Julian originally ran his car with a homebuilt chassis, but after a few years away from the sport he decided to return with more power and a modern chassis. CIRC was tasked with constructing the complete vehicle around Julian's original bodyshell, starting with a new SFI 25.4 spec 7.50 legal chassis, including a 4" stretch ahead of the firewall for a 94" wheelbase.
The body is fixed to the chassis jig and the first tubes are laid down.
Due to the tight space constraints in such a small car, the rear anti-roll bar mount has been fabricated as an integral part of the rear chassis rather than an add-on which would have compromised the chassis depth in this important, highly stressed area.
Julian's 5-speed Doug Nash transmission is mounted on sliders to facilitate easy clutch maintenance.
The 4-link is quite narrow out of necessity for tyre clearance, hence the need for the anti-roll bar.
A sliding A-frame track locator is used for ease of 4-link adjustment.
This custom fabricated CIRC aluminium seat is shaped to allow the transmission to slide back right past it with the Long shifter still attached, reducing between-round maintenance time.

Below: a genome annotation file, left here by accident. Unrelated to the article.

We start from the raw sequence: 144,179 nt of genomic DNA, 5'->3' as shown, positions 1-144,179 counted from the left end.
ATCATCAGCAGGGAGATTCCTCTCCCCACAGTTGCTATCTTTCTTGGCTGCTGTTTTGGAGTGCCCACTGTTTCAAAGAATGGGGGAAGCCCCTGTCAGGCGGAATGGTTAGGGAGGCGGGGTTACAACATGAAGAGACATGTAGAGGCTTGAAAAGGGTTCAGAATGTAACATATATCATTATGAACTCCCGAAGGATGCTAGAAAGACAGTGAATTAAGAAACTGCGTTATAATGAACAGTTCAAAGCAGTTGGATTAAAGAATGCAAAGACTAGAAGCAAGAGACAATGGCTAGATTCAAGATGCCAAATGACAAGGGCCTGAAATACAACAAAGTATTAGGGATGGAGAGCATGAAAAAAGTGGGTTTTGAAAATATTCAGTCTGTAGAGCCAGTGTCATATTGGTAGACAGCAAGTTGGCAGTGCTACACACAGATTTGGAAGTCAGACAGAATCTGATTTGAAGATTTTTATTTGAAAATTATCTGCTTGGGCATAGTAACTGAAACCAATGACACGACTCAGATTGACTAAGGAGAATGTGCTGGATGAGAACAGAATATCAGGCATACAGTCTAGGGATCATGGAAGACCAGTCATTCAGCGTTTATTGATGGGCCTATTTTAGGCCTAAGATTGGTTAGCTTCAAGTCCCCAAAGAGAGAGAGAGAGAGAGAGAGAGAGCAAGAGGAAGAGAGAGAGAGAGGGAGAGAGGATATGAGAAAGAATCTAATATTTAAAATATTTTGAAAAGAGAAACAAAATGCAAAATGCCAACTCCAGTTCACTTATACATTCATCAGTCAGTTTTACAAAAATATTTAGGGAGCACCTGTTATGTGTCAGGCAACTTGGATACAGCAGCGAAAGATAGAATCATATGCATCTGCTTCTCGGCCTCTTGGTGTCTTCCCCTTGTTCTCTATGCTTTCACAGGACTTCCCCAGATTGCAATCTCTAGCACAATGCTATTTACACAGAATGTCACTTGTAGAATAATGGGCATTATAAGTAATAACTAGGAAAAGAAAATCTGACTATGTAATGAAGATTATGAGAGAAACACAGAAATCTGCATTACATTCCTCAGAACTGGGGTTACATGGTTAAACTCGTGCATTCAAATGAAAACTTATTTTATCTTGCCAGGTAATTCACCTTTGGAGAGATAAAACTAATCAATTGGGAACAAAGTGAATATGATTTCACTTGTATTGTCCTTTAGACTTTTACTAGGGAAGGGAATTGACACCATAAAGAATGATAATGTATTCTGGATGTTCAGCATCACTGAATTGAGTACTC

To create more interior space, CIRC-fabricated inner doorskins were fitted to Julian's fibreglass doors. When painted these will look quite standard at first glance...
...but a comparison to a standard 100E door shows a width reduction of around 1" at the window frame and nearly 2" at shoulder level, allowing the roll cage to be wider and give that extra room to the driver.
Fabricated pedals, linkages and master cylinder mount, plus a sneak preview of the car on the right! The current engine is Julian's 5-litre nitrous-fed Rover unit and should be good for 9's, however the front motorplate chassis mounts are set to also take the all aluminium smallblock Chevy which Julian will eventually install for Super Comp/Super Pro action.
Tinwork is well under way here. All the bead-rolling follows and complements the lines of the tubes. This car uses a steel driver's side floor and bulkhead, with removable aluminium passenger side and central floorpans similar to a Pro Stock or Pro Mod car, for ease of transmission removal.
More tinwork details, including a view of the demountable belly pan.
Nearing completion. The propshaft tunnel un-Dzuses to gain access to the quick-release propshaft loop, enabling the prop to be quickly removed for transmission or clutch mainenance.
The lower rear quarterpanels have been converted to Dzus-on fitment, enabling quick wheel removal...
...and will look subtly standard when re-installed, once everything is back to one colour again.
Ready to leave the shop, for Julian to take over and complete the painting, wiring, plumbing and assembly. On track, with the same engine as before, the new car has now run almost a second quicker than it did in its previous guise and is running in the very low 9 second range - looking for 8's soon.